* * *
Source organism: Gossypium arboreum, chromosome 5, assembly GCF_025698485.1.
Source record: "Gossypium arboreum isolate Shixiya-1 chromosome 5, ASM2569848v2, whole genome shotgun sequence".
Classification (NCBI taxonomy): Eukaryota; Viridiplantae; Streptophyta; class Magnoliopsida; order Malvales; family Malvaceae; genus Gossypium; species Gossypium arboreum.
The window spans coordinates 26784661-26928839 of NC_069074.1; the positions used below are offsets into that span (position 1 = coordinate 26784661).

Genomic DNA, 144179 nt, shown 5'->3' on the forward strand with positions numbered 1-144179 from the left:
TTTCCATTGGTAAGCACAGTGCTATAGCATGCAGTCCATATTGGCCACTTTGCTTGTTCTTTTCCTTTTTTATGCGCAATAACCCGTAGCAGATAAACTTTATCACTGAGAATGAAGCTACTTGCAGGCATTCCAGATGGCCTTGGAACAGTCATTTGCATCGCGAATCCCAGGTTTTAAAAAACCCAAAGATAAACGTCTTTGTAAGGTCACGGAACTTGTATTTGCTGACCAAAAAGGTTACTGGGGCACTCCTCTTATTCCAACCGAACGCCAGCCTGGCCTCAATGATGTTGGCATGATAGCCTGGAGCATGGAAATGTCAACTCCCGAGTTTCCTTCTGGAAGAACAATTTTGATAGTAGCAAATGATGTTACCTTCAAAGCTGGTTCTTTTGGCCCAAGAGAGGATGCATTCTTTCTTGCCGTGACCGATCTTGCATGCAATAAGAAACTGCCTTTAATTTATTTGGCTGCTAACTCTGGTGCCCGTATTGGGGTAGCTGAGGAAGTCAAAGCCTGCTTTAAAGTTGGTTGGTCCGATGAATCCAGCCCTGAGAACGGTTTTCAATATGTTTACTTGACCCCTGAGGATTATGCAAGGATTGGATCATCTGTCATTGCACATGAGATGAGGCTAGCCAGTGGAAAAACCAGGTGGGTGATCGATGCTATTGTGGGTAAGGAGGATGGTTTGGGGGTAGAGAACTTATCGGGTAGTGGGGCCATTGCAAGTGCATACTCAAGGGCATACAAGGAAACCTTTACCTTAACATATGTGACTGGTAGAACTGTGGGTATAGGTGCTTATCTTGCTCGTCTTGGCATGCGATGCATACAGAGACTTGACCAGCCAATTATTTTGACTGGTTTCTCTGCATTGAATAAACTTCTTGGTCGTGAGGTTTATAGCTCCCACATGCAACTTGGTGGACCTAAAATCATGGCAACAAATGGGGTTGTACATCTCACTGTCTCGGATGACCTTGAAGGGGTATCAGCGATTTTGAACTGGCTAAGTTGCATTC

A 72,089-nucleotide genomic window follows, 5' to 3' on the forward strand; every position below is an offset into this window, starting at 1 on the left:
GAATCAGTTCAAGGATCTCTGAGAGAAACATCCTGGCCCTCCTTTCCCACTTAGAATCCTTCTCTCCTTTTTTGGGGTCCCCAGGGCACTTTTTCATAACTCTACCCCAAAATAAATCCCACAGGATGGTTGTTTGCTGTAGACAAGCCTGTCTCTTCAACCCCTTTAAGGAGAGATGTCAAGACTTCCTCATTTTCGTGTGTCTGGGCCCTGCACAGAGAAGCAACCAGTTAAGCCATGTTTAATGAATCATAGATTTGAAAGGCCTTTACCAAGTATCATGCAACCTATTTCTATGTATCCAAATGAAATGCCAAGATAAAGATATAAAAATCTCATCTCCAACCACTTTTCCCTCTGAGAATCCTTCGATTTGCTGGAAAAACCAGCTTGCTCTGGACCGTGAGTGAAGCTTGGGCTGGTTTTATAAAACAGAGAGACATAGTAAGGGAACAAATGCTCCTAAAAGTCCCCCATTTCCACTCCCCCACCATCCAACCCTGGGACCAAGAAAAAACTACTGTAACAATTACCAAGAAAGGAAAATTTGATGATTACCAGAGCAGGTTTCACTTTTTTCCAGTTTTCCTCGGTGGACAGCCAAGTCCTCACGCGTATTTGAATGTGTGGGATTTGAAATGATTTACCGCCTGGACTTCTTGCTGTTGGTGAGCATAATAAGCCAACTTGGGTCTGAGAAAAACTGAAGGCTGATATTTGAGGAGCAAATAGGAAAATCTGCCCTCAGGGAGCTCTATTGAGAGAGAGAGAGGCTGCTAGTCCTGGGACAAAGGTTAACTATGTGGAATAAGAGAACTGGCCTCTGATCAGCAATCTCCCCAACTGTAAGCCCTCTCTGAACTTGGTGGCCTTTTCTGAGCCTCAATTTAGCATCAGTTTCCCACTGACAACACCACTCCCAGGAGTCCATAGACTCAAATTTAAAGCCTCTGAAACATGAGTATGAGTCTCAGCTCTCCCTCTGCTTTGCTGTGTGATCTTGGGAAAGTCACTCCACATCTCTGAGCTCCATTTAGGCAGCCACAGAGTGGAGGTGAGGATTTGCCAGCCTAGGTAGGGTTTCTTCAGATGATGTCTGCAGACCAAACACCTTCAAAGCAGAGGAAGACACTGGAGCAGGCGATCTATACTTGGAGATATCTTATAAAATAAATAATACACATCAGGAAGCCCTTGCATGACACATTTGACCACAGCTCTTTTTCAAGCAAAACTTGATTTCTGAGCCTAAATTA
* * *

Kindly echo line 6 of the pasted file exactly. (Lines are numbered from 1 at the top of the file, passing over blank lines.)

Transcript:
TTTCCATTGGTAAGCACAGTGCTATAGCATGCAGTCCATATTGGCCACTTTGCTTGTTCTTTTCCTTTTTTATGCGCAATAACCCGTAGCAGATAAACTTTATCACTGAGAATGAAGCTACTTGCAGGCATTCCAGATGGCCTTGGAACAGTCATTTGCATCGCGAATCCCAGGTTTTAAAAAACCCAAAGATAAACGTCTTTGTAAGGTCACGGAACTTGTATTTGCTGACCAAAAAGGTTACTGGGGCACTCCTCTTATTCCAACCGAACGCCAGCCTGGCCTCAATGATGTTGGCATGATAGCCTGGAGCATGGAAATGTCAACTCCCGAGTTTCCTTCTGGAAGAACAATTTTGATAGTAGCAAATGATGTTACCTTCAAAGCTGGTTCTTTTGGCCCAAGAGAGGATGCATTCTTTCTTGCCGTGACCGATCTTGCATGCAATAAGAAACTGCCTTTAATTTATTTGGCTGCTAACTCTGGTGCCCGTATTGGGGTAGCTGAGGAAGTCAAAGCCTGCTTTAAAGTTGGTTGGTCCGATGAATCCAGCCCTGAGAACGGTTTTCAATATGTTTACTTGACCCCTGAGGATTATGCAAGGATTGGATCATCTGTCATTGCACATGAGATGAGGCTAGCCAGTGGAAAAACCAGGTGGGTGATCGATGCTATTGTGGGTAAGGAGGATGGTTTGGGGGTAGAGAACTTATCGGGTAGTGGGGCCATTGCAAGTGCATACTCAAGGGCATACAAGGAAACCTTTACCTTAACATATGTGACTGGTAGAACTGTGGGTATAGGTGCTTATCTTGCTCGTCTTGGCATGCGATGCATACAGAGACTTGACCAGCCAATTATTTTGACTGGTTTCTCTGCATTGAATAAACTTCTTGGTCGTGAGGTTTATAGCTCCCACATGCAACTTGGTGGACCTAAAATCATGGCAACAAATGGGGTTGTACATCTCACTGTCTCGGATGACCTTGAAGGGGTATCAGCGATTTTGAACTGGCTAAGTTGCATTC